Security principles

Archiveopteryx is designed from the start with security in mind. Below we explain the basic design and how we arm the servers against some common types of attacks.


Archiveopteryx supports TLS wherever possible, to provide encrypted client-server communications, to guard against injection attacks, and to prevent message tampering and forgery.

Archiveopteryx also uses SASL for authentication, and supports challenge/response mechanisms (CRAM-MD5, DIGEST-MD5) that make it unnecessary to use cleartext passwords.

Optionally, Archiveopteryx can reject all use of cleartext passwords. We don't do this by default yet, because too many clients still insist on using insecure communication channels. A future version of Archiveopteryx will provide features to help migrate away from cleartext passwords.

Denial of service

Archiveopteryx servers are designed to prevent any single client from monopolising system resources (for example, by limiting the amount of memory allocated to each client or command), and can thus continue to serve other clients without degradation.

It is still possible to issue a DoS attack, e.g. by sending an unending stream of NOOP commands.

SQL injection

Database frontends are often vulnerable to attacks that cause them to compose and send unintended queries to the database server, because they are too trusting of query parameters obtained from clients. For example, logging in as

name'; delete * from users where ''='

could cause the server to delete all of its users if a query were composed simply by substituting the username into a template like

select * from users where name='$username';

Archiveopteryx defeats this attack by using prepared statements, where the database first parses SQL queries with placeholders for every parameter, and later obtains the actual values, which are used without any further processing. (This also provides a nice performance benefit, since each statement is parsed only once and generally used many times.)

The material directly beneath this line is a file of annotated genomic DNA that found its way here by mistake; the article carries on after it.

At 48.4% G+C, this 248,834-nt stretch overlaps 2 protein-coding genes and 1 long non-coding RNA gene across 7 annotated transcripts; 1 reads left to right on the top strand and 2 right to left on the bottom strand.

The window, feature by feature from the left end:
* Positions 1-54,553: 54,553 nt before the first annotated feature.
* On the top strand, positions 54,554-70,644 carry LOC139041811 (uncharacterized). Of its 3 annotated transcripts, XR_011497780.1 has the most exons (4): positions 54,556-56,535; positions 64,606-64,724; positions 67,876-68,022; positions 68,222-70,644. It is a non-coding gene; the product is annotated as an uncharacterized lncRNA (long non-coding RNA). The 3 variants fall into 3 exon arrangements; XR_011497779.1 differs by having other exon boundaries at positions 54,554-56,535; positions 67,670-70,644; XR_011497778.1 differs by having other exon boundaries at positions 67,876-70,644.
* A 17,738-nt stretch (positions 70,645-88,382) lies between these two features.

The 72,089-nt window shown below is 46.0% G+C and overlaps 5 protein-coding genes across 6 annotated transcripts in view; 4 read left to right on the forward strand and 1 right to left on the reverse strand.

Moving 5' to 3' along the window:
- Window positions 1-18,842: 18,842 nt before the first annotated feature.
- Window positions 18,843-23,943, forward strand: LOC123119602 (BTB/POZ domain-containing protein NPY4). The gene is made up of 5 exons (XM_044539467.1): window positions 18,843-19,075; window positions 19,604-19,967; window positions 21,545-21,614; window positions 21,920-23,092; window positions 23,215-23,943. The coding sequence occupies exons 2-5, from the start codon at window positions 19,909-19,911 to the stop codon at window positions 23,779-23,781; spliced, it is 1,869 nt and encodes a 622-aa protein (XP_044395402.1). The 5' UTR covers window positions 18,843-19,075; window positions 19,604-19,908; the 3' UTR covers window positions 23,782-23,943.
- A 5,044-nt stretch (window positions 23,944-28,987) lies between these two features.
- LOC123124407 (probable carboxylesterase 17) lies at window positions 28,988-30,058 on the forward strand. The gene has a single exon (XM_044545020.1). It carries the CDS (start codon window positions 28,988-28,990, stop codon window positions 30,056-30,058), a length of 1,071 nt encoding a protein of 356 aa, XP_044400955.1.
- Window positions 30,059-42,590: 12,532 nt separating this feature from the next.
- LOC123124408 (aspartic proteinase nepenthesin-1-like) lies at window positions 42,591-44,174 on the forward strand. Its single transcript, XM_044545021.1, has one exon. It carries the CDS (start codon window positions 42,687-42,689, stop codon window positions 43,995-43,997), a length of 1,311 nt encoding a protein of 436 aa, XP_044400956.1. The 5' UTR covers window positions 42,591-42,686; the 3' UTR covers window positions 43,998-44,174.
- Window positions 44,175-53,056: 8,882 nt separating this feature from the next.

In the attack described above, the database would look for the 37-character login name name'; delete * from users where ''=' in the users table. It would have no opportunity to interpret the string as SQL statements.

Buffer overflows, etc

Use of C strings and buffers have opened the way for many buffer overflows. Archiveopteryx uses proper ASCII and Unicode string classes for all string manipulation, and a single Buffer class for its I/O. These classes have extensive test suites. For example, our ASCII String class currently has about 700 lines of code, 1200 words of documentation and 1800-2600 tests.

The Archiveopteryx source code is strongly modular and well-documented. Each API is clearly specified. Modules cannot write into other modules' data. For example, only the Unicode String class can read/write its content. Even the 8-bit to Unicode converters cannot access the internal data of either String or UString, but must work via their APIs.

File system access

There have been many problems where servers accidentally grant more file system access than would be proper.

Archiveopteryx defends against these problems by having nothing to grant: User-facing servers have no access to the file system. The user-facing servers do all their file access at startup, then drop privileges, check that they can no longer access any file or directory, and only then do they start accepting user connections.

Two backend servers do have limited file system access (most importantly to the logfile). Both of those can be firewalled such that potentially hostile users cannot reach them.

Relevant links

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Last modified: 2010-05-03